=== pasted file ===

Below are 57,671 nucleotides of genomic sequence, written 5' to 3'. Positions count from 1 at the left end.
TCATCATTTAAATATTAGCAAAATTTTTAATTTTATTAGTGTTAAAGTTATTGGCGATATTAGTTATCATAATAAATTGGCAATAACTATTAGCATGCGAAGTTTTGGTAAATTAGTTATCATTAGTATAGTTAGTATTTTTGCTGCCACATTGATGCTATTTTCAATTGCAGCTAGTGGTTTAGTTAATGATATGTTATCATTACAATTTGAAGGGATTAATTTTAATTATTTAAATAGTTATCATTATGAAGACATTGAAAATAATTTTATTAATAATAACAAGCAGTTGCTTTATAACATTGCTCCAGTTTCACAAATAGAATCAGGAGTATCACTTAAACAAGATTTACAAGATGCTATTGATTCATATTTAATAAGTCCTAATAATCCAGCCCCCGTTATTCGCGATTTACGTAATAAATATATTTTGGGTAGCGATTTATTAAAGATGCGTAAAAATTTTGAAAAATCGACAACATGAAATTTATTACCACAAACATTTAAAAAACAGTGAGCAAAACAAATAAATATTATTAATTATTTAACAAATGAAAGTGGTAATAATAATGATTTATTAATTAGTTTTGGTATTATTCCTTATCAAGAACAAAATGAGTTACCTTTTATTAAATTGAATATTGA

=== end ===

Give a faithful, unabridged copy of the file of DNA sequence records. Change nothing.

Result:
Below are 57,671 nucleotides of genomic sequence, written 5' to 3'. Positions count from 1 at the left end.
TCATCATTTAAATATTAGCAAAATTTTTAATTTTATTAGTGTTAAAGTTATTGGCGATATTAGTTATCATAATAAATTGGCAATAACTATTAGCATGCGAAGTTTTGGTAAATTAGTTATCATTAGTATAGTTAGTATTTTTGCTGCCACATTGATGCTATTTTCAATTGCAGCTAGTGGTTTAGTTAATGATATGTTATCATTACAATTTGAAGGGATTAATTTTAATTATTTAAATAGTTATCATTATGAAGACATTGAAAATAATTTTATTAATAATAACAAGCAGTTGCTTTATAACATTGCTCCAGTTTCACAAATAGAATCAGGAGTATCACTTAAACAAGATTTACAAGATGCTATTGATTCATATTTAATAAGTCCTAATAATCCAGCCCCCGTTATTCGCGATTTACGTAATAAATATATTTTGGGTAGCGATTTATTAAAGATGCGTAAAAATTTTGAAAAATCGACAACATGAAATTTATTACCACAAACATTTAAAAAACAGTGAGCAAAACAAATAAATATTATTAATTATTTAACAAATGAAAGTGGTAATAATAATGATTTATTAATTAGTTTTGGTATTATTCCTTATCAAGAACAAAATGAGTTACCTTTTATTAAATTGAATATTGA